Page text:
Report: Tsuyoshi Nishioka to be posted for MLB teams this week

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According to Tim Kurkjian of ESPN.com, the Chiba Lotte Marines are posting infielder Tsuyoshi Nishioka for MLB teams this week.

Nishioka, 26, led the Pacific League with a .346 batting average, 121 runs scored and 206 hits this past season. His hit total established a club record and were the most in the Pacific League since Ichiro Suzuki had 210 in 1994. The switch-hitter has reached double-digits in homers in each of the past three seasons and 20 or more stolen bases in five out of his last six.

Here’s a quick scouting report from ESPN analyst Bobby Valentine, who saw Nishioka first-hand when he managed the Marines.

“He is a good player, he is a talented kid. If he had been a college kid four or five years ago, he would have been a first-round pick. He runs faster than a lot of people. He can get a hit. He can steal a base. He can bunt. He is still developing physically and mentally. And this year, he stayed healthy all year. He has style issues, positive and negative: he likes to be noticed. How he develops will depend on what team signs him.”

Nishioka has primarily played shortstop during his time in Japan, though Valentine suggests that he might be better suited for second base in the United States. There’s not much out there in the free agent market as far as middle infielders are concerned, so it will be interesting to see who submits bids this week.

Derek Norris signing with the Rays

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Yahoo Sports’ Tim Brown reports that Derek Norris is signing with the Tampa Bay Rays.

Norris was released by the Nationals nine days ago, made redundant by the Nats’ signing of Matt Wieters and by everyone sliding down a notch on the depth chart below him. Norris hit only .186/.255/.328 with 14 home runs and a .528 OPS for the Padres in 2016.

Still, there always seems to be a place for a backup catcher. For Norris that place is Tampa Bay.

The Braves are banning outside food. And they’re probably lying about why they’re doing it.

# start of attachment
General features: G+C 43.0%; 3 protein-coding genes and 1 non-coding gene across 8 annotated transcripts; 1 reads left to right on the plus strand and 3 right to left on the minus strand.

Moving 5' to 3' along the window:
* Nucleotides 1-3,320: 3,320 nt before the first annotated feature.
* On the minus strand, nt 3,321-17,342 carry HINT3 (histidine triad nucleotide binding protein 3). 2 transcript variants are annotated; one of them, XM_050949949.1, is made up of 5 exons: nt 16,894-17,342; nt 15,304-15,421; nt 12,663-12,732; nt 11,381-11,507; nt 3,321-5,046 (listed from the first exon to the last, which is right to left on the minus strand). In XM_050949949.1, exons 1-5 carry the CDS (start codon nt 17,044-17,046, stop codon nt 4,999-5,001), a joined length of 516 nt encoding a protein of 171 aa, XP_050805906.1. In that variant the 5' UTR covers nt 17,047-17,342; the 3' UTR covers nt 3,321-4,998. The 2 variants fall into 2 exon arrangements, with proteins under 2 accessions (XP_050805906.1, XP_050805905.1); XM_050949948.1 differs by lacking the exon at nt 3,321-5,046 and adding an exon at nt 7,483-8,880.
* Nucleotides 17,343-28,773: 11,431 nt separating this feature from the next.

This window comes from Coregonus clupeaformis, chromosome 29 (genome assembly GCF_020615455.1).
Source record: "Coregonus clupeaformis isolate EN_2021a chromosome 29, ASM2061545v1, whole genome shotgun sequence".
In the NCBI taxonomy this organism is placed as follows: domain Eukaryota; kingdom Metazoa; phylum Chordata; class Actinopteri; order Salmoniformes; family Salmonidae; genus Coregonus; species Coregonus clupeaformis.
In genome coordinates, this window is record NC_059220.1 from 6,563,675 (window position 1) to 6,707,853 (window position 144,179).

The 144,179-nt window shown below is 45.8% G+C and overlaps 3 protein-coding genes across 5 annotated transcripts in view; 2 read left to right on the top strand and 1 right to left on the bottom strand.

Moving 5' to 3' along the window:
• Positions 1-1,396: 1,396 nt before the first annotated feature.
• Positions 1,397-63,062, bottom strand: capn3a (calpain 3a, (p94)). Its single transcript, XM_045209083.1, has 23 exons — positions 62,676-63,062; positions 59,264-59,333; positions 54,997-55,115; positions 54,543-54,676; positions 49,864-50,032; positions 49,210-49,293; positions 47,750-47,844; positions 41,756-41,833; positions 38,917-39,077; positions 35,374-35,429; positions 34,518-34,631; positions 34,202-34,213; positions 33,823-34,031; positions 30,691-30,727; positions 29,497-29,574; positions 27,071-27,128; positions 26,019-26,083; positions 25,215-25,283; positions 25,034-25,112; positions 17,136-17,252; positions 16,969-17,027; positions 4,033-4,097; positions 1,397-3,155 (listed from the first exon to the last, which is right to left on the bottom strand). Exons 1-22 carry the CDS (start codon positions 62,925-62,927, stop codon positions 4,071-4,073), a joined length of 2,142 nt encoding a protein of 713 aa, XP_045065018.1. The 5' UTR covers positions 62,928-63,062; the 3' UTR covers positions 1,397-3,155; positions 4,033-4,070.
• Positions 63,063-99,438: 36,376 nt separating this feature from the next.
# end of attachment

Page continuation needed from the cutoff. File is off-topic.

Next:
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Here’s a thing a lot of people don’t realize: there are a lot of ballparks that allow you to bring in outside food.

Not all of them, but a lot do. They don’t publicize it, obviously, because they want you to buy their expensive food, but if you go to the concessions policy page on most team’s websites, you can get the scoop. It often lists “soft-sided coolers” under “permitted items,” which is code for “yes, you can bring your own food in.” Some may specifically limit THAT to sealed plastic water bottles, but for the most part, if you can bring soft-sided coolers into the park, that means it’s OK to bring in grandma’s potato salad and a few sandwiches. They may check your coolers, of course, to make sure you’re not bringing in alcohol or whatever.

The Atlanta Braves have always allowed food into the ballpark. But thats going to change in shiny new Sun Trust Park. The AJC reports that the Braves have announced a new policy via which ticket holders will not be allowed to bring in outside food. Exceptions will be made for infant food and for special dietary restriction items.

Which, OK, it’s their park and their rules. If they want to cut out the PB&J for junior and force you to buy him a $9 “kids pack” — or if they want you to forego grandma’s potato salad to buy that pork chop sandwich we mentioned yesterday — that’s their choice. Everything else about the Braves new stadium has been about extracting money from fans, so why not the concessions policy too?

My beef with this is less about the policy. It’s about their stated reason for it:

The changes are a result of tighter security being put into place this season throughout the league, said the Braves spokesperson.

This, as the French say, is horses**t.

We know it is because not all teams are prohibiting outside food. If there are tighter security measures across the board, other teams are implementing them without the food restriction. Even the Yankees, who take security theater to extreme heights as it is, are still allowing fans to bring in their own food.

The Braves, I strongly suspect, are using these measures as an excuse to cut down on competition for their concessions. Which, like I said, go for it. Just be honest about what you’re doing and stop blaming “tightened security” for your cash grab.